Illinois House will consider anti-gun bill

2013-11-05T20:26:00Z 2013-11-05T21:00:50Z Illinois House will consider anti-gun billThe Associated Press The Associated Press
November 05, 2013 8:26 pm  • 

SPRINGFIELD | Legislation to clear gang members off urban streets was derided Tuesday as too costly and problematic but got an Illinois House panel's approval after more than two hours of debate.

On a historic day for the General Assembly, which sent a gay marriage bill to Gov. Pat Quinn, lawmakers spent hours more debating the anti-violence measure and tax incentives for businesses.

Rep. Michael Zalewski's measure to slice into street violence got the Judiciary Committee's endorsement 11-4, but even fellow tough-on-guns lawmakers told the Riverside Democrat they weren't sure they could support the initiative on the House floor.

It would stiffen penalties for ex-cons and known gang members caught with illegal guns and require they spend 85 percent of their sentences in prison, instead of the 50 percent under current law.

"It's a narrow, strong, important revision to our firearms laws that assures that gang members and felons with weapons are held to a higher standard than they are right now and serves as a deterrent to gun crime," Zalewski said.

But it would also require that first-time offenders serve 85 percent of their sentences, although Zalewski cut the minimum sentence for those without previous records who get caught from three years to one. With the legalized carrying of concealed weapons taking effect early next year in Illinois, too many law-abiding gun owners could be caught in the "dragnet" of Zalewski's measure, said National Rifle Association lobbyist Todd Vandermyde.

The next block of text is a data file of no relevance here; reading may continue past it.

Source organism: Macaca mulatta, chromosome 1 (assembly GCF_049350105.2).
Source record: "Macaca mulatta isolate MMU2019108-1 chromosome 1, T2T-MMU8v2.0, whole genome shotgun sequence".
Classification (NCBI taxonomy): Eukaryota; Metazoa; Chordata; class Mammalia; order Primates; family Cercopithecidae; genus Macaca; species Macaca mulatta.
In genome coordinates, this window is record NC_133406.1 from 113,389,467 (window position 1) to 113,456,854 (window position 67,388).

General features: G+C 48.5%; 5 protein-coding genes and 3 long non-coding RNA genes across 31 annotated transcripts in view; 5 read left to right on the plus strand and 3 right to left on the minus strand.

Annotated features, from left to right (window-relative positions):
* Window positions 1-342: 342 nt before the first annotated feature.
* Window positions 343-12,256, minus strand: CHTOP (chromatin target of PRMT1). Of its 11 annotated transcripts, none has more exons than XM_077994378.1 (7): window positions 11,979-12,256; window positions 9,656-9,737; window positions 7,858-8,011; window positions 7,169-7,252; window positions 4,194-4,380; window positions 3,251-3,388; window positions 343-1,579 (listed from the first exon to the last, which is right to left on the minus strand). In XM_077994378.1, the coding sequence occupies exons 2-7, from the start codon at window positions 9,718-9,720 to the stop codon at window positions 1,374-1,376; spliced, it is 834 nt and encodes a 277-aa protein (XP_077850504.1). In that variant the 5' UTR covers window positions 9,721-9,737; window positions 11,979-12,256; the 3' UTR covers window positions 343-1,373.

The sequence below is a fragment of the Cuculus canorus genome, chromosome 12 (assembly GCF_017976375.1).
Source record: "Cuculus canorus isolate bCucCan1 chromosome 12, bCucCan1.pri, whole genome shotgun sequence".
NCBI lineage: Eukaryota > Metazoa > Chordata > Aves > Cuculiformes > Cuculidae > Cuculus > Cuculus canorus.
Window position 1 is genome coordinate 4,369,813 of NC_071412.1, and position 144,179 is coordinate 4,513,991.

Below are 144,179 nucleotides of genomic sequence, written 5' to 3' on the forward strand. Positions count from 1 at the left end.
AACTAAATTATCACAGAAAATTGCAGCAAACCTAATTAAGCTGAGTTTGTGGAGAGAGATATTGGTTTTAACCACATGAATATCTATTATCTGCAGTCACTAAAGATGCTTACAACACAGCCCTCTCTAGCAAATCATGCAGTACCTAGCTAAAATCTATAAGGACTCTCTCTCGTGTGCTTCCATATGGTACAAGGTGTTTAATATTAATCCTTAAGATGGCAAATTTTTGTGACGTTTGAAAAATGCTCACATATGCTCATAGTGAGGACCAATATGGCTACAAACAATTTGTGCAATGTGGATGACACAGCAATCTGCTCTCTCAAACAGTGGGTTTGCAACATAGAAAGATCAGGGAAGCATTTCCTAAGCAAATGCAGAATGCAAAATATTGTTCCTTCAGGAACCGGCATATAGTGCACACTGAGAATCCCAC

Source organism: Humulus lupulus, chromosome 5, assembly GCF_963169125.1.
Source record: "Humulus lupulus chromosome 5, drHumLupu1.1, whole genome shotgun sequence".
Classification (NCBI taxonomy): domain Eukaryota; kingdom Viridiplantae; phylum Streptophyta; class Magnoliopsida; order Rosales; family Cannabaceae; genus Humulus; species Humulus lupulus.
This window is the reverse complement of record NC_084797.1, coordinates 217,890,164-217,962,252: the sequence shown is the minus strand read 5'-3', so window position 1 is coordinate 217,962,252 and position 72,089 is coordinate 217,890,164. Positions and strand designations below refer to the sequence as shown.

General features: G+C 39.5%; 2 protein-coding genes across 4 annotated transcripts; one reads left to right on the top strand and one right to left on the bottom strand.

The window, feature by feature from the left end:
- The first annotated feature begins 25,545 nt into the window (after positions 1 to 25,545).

It has strong backing from Chicago Mayor Rahm Emanuel and Cook County State's Attorney Anita Alvarez. But the Department of Corrections would see its bulging population grow by 3,000 over the next decade, costing $713 million more for an agency that is operating with less money for more inmates already, agency chief of staff Bryan Gleckler said.

"We are out of public safety dollars," argued John Maki, executive director of the prison monitoring group, the John Howard Association. "Where will this money come from? What will we not fund?"

Another House committee approved $5 million in tax incentives Tuesday for a chemical distribution company that is considering moving its headquarters from Redmond, Wash., to Downers Grove.

The legislation, also sponsored by Zalewski, would require Univar to keep 100 jobs in Illinois and add at least 69 jobs. The committee's 8-0 vote sends the measure to the House floor, where it could be heard Wednesday.

Two more highly publicized incentive packages could be heard on the Senate floor Wednesday. One would give up to $24 million for Decatur-based Archer Daniels Midland Company to keep its global headquarters in Illinois. The company has said it wants to move to a city with better international access.

Another proposal would give tax breaks to Naperville-based OfficeMax Inc. if the company that emerges from its merger with Florida-based Office Depot Inc. remains in Illinois, retains 2,000 jobs and adds 200 more.

And the House approved a $50 million extra appropriation Tuesday that includes $33 million to set up the concealed-carry system in Illinois. The money would come from the $150-per-permit fee; officials expect 300,000 applicants in the first year.

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